If I were more interested in upping the traffic to this blog, I would start posting more lists. Maybe I will do that occasionally. Hmmm. But first I should probably Google the top ten reasons why that’s important in life.

top 10

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Why Do We Need Politicians Anymore?

The other day my dog jumped on me while I was in the middle of REM sleep. It felt like someone dropped a canned ham on me from a two story building. In retrospect perhaps it was a good thing, because it brought something to my conscious mind that had apparently been percolating in my subconscious. Under normal circumstances I’d have lost the thread of my dream-weaving upon awakening, but this was as if the door to my dream world was kicked in. By a canned ham.

Now bear with me, because this is a half formed theory, but the more I think about it, the more I like it.

For centuries, it made sense to have politicians. In a world that was predominately rural, in a time when it took days to travel to city centers and months to get news, it was only logical to have people who would represent you when it came time to make critical governmental decisions. Back then, even the electoral college actually made sense. Imagine that.

But it’s a different world now. In this technologically advanced age, there’s absolutely no reason why we can’t all weigh in directly on every single issue that matters to us. One person, one vote, every issue. We could do away with congress entirely. Heaven knows they haven’t been doing much of late in any case.

Think about it. No more years-long election campaigns. No more tedious and warped political advertisements. No more gerrymandering. No more bribes. No more sex scandals. No more ignorant misogynistic rants. No more adding pork to various issues to satisfy a powerful politician’s personal agenda. No more unfair balance of power. Every citizen would have an equal amount of power.

What it would do, unfortunately, is give even more influence to the biased news outlets, because everyone would be trying to sway your opinion before you weigh in on various issues. The misinformation would be flying thick and fast, even more so than it is today if that’s possible. You’d really have to do your homework, and I doubt many people would take the time to do so. They certainly don’t seem to now.

And we’d have to figure out a way to deal with computer hacking.

Like I said, this is a half formed theory. Heaven only knows how we’d pass a budget. But wait. We don’t seem to do that these days anyway.

Here’s the scary part about this concept, the part that will make you blink. In order to switch to this type of pure democracy, barring violent overthrow, we’d have to gain the cooperation of the politicians who are currently in office. They’d have to, effectively, vote themselves out of a job. And they wouldn’t. We have given them all our power, and there is no way that they’ll ever let it go. No way.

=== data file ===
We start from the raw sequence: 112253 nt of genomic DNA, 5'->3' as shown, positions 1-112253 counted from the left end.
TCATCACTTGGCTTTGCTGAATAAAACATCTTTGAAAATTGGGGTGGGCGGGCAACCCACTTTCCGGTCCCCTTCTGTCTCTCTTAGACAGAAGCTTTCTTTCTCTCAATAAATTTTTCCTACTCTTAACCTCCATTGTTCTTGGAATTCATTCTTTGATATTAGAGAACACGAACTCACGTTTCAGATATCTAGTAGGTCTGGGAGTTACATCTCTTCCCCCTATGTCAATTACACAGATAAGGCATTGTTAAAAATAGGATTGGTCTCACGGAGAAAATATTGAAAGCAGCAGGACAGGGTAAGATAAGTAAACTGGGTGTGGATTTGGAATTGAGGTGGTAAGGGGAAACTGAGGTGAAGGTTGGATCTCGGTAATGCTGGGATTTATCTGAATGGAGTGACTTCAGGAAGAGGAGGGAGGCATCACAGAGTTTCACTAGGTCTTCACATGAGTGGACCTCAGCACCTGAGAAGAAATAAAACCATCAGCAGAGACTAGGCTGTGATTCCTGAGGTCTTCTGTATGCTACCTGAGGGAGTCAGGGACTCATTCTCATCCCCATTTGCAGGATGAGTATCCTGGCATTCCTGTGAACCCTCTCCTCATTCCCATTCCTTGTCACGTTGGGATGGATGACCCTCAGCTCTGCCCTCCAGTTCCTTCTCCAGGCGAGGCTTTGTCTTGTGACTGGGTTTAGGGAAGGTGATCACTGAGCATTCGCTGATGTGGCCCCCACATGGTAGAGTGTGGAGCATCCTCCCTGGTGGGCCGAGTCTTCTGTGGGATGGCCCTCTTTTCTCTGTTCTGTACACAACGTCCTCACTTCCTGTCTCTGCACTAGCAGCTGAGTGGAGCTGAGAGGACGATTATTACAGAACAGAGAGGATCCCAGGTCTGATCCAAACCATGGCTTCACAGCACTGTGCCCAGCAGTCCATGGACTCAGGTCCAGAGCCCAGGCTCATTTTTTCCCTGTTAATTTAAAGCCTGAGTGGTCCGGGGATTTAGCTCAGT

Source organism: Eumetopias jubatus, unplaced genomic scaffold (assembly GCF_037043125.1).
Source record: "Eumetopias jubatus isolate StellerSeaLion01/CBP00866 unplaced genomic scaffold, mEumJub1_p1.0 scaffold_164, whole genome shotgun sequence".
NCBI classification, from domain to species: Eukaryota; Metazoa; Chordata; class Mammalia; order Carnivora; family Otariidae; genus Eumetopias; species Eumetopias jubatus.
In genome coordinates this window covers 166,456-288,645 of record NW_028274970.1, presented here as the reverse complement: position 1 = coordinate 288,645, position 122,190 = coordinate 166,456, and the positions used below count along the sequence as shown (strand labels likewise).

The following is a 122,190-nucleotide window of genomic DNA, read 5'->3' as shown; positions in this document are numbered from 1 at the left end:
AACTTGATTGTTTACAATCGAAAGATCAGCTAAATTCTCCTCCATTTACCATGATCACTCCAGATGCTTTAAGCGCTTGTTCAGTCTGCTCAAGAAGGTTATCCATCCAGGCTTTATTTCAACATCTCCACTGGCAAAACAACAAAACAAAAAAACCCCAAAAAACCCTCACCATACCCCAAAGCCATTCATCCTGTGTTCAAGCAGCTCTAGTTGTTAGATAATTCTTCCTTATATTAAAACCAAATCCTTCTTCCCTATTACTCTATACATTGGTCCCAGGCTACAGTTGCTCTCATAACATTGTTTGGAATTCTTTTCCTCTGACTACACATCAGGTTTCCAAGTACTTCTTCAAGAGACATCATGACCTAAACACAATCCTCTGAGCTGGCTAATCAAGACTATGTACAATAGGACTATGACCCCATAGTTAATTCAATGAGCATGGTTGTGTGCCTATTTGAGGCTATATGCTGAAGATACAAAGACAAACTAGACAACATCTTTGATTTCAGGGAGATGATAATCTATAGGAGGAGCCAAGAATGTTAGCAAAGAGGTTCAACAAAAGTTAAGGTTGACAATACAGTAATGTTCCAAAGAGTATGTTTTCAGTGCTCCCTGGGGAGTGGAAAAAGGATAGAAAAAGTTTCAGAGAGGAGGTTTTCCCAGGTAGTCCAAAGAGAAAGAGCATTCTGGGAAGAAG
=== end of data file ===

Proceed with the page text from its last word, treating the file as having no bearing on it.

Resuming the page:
I don’t know about you, but I find that rather terrifying.

congress

Playing God—Stem Cell Research vs. English Bulldog Breeding

Whenever I hear people react with outrage at the concept of stem cell research, I have to shake my head. “How dare we mistreat human embryos in such an outrageous fashion?” Never mind that it could result in cures for Parkinson’s disease, multiple sclerosis, spinal cord injuries, heart disease and diabetes. “We have no right to play God!”

Sigh. Before you get all bioethical, behold the English Bulldog.

bulldog

And here’s what the breed looked like 90 years ago.

historic bulldog

And here’s how their skulls have changed over time.

bulldog skull

What possible benefit could there be for a dental formation like that? And what do you think this does to their ability to breathe?

Through selective breeding, we have turned this once healthy creature into an abomination that can’t even breed naturally. No, English Bulldogs have to be artificially inseminated, because slot A no longer fits into fold B.

They also now have health issues that were not known a century ago. Over time, we have caused their shoulders and hips to spread, and their legs are now at odd angles. This causes elbow and hip dysplasia. The increased wrinkling of their skin which makes them look so cute has resulted in fold dermatitis. I have seen bulldogs with puss in their wrinkles. They’re also very sensitive to heat, and their nasal passages have been so deformed that they have trouble breathing. Due to their outrageous proportions, they are also completely unable to swim. They sink like a stone.